More H1N1 cases stoking public fears in China

09:46, November 03, 2009      

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In October, the H1N1 flu pandemic killed seven people on the Chinese mainland, stoking the public's fears, and leading them to wonder what the death toll of the disease will be.

A multitude of comments posted by concerned netizens have flooded the Internet recently, particularly after the latest H1N1 deaths of healthy young students. Some parents even kept schoolchildren at home as a precaution.

In response, health minister Chen Zhu tried to ease the mounting fear. "There is no need to panic and the pandemic is still well under control," he said last week.

The latest nationwide survey, however, showed that more than 80 percent of flu patients in the country tested positive for H1N1. In September, that figure was only about 20 percent across the nation.

The latest Ministry of Health tally showed that as of Nov 1, China has reported about 47,500 H1N1 flu cases on the mainland, including 104 severe cases and seven fatalities.

A 14-year-old middle school student in Changning city of central Hunan province died on Saturday, becoming the latest victim killed by the virus.

Experts are expecting the numbers to surge in most parts of China because the country has entered the peak flu season of autumn and winter.

About 10 to 20 percent of the population might get infected, estimated Liang Wannian, deputy director of emergency response office under the Ministry of Health.

Containing H1N1

Meanwhile, efforts to contain the outbreak and mitigate the potential impact, like averting concentrated outbreaks, have been intensified.

He Xiong, deputy director of the Beijing Centers for Diseases Control and Prevention (CDC), said the fatality rate is fairly low given the number of infections.

In late September, China rolled out its nationwide vaccination program. The priority groups were students, the elderly, medical workers and those holding important public service posts.

As the virus keeps spreading, more severe cases and deaths are unavoidable, which follows natural pattern as a virus evolves, he explained.

"At the moment, nothing that has happened is abnormal or unexpected," he told China Daily last week.

The public, however, is skeptical.

"Seemingly the virus is running wild and we're all a little bit scared of the pandemic," said Liu Jie, a 29-year-old civil servant in Beijing, who decided to get the H1N1 vaccination.

Previously she refused the shot for fear of potential side effects. "When the young man in Beijing died from H1N1, I just changed my mind," Liu said. "The risk from the virus is far more severe than from the vaccine."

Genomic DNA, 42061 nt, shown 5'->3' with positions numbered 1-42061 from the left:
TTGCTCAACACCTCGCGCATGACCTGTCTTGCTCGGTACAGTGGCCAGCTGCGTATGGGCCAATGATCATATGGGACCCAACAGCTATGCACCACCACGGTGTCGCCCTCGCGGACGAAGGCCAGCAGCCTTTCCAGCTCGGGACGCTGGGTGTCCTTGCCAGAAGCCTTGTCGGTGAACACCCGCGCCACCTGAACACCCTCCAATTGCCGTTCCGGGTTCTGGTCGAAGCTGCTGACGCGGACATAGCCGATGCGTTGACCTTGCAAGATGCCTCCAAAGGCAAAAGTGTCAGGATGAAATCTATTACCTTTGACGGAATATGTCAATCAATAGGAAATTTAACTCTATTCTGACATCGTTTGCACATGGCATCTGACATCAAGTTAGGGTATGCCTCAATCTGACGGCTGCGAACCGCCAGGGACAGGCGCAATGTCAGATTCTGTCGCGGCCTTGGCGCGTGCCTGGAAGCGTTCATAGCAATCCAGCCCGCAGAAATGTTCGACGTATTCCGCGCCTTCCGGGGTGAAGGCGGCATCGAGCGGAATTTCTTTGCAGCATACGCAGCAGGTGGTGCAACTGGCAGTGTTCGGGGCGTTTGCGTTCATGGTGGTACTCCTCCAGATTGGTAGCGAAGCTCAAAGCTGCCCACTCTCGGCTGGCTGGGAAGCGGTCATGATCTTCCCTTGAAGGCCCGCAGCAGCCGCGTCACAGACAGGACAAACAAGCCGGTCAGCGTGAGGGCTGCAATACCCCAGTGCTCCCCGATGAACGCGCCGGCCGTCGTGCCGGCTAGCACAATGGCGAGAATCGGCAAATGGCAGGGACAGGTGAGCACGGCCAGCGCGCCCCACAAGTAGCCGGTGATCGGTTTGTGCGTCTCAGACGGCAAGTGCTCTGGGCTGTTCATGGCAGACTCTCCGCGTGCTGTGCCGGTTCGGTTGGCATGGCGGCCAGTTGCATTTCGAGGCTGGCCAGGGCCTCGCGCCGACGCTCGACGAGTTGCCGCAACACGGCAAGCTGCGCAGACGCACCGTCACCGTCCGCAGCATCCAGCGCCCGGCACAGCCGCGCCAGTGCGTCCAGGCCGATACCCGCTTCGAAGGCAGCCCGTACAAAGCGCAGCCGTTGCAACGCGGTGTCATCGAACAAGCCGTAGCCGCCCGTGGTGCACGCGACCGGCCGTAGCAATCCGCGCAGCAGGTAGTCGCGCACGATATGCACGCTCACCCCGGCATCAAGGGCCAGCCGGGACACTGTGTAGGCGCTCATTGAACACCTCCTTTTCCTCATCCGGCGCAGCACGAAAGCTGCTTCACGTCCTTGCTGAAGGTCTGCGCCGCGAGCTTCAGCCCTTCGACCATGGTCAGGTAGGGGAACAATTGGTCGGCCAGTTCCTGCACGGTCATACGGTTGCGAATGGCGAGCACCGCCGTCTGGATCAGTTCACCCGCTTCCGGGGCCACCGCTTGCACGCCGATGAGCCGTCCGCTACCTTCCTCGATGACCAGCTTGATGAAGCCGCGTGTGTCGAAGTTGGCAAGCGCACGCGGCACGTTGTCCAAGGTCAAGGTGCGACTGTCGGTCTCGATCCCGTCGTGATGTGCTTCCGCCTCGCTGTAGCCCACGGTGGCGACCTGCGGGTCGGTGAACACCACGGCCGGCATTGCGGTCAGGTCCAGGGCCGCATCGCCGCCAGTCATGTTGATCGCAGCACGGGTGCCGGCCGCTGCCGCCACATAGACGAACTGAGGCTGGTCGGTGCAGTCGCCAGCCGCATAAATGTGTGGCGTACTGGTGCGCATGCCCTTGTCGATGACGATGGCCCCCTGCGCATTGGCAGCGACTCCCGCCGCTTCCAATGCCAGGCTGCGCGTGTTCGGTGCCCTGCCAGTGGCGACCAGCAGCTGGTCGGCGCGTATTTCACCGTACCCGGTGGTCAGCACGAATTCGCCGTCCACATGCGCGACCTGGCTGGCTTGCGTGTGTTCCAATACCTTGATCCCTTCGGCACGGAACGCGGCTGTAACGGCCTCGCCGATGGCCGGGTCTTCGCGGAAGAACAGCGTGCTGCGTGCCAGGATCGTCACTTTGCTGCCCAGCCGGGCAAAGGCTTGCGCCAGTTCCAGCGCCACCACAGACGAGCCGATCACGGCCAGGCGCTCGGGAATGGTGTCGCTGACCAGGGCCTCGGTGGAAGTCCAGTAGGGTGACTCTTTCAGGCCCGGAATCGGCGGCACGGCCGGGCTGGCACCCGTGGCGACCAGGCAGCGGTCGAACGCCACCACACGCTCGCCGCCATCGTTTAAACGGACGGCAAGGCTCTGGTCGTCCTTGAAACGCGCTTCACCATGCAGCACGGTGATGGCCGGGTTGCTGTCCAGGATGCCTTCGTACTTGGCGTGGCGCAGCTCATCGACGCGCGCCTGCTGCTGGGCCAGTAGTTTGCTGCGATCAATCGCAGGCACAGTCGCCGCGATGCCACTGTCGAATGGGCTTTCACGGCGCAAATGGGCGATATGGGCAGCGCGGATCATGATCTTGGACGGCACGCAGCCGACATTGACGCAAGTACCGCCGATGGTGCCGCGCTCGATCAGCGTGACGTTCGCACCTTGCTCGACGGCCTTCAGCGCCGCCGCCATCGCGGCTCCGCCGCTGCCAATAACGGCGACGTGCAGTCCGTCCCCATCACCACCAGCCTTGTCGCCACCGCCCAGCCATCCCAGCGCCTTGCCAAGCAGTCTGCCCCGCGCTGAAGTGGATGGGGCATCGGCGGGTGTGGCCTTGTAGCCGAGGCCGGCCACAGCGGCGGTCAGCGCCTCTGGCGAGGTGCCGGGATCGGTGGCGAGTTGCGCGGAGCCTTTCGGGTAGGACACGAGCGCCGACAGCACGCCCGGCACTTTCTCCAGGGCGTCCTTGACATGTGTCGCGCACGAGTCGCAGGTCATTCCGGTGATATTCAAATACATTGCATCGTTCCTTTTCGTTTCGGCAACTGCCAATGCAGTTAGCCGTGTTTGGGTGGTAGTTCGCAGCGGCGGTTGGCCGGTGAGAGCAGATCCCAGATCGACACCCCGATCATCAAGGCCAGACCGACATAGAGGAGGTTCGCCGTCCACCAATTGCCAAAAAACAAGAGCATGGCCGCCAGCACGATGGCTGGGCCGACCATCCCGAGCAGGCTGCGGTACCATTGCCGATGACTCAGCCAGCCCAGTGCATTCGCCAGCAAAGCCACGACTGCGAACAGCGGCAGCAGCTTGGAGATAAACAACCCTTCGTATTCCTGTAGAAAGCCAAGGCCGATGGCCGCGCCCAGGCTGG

National emergency in US

US President Barack Obama issued an H1N1 national emergency in late October, and this also prompted Liu to change her mind. World Health Organization (WHO) officials, however, clarified briefly that the US declaration didn't indicate worsening conditions either in US or the world.

"In China, the pandemic has so far evolved steadily towards more cases overall, including more severe cases and more deaths," said Vivian Tan, press officer with the WHO Beijing Office last week.

"As the H1N1 virus itself has shown no signs of mutation, current measures by Chinese authorities are appropriate," she stressed.

Learning about the flu

At present, top priorities for flu containment by Chinese health authorities include educating the public, particularly the groups with a higher risk, about prevention measures. Another priority is rapid treatment of patients, particularly those with heavy symptoms.

Some 80 percent of new infections in Beijing happened on school campuses, said officials at the local health bureau. More than 90 percent of the patients were younger than 30.

Public service announcements encouraging the general public to practice good hygiene, including frequent hand washing, were regularly aired on TV stations throughout the country.

"These efforts need to be maintained at a high level," added Tan.

The organization predicted yesterday that the H1N1 flu epidemic may not end until 80 percent of global population gets infected. Liang Wannian warned in August that tens of millions of people in China could get infected by H1N1 with millions seeking medical help.

"That would stress China's limited intensive care capacity, even in big cities like Beijing and Shanghai," warned Zeng Guang, chief epidemiologist with China CDC.

"We have to plan for the worst and make the best preparations," said deputy director He Xiong.

Getting ready for H1N1

All parts of China are gearing up for the acute challenge: expanding the vaccination schedule, training medical workers, and organizing supplies including antiviral drugs and other medical equipment like respiratory machines.

Since the onset of the potentially deadly virus on the mainland in May, the State Council has held several executive meetings to address the pandemic and allocated five billion yuan for flu prevention and control.

"At maximum treatment capacity in Beijing, we are able to deliver quality medical care for one third of the patients, particularly the severe cases," He said.

In the worst-case scenario, when the number of severe patients exceeds the hospitals' capacity, public venues including schools and hotels would be used to accommodate patients, he added.

"We will try every means to prevent that from happening," he said. "So far most of the H1N1 patients just showed mild symptoms."

Tan also urged the Chinese government to strengthen health facilities, making sure there is enough capacity to cope with the potential increase in severe cases without neglecting other non-H1N1 patients.

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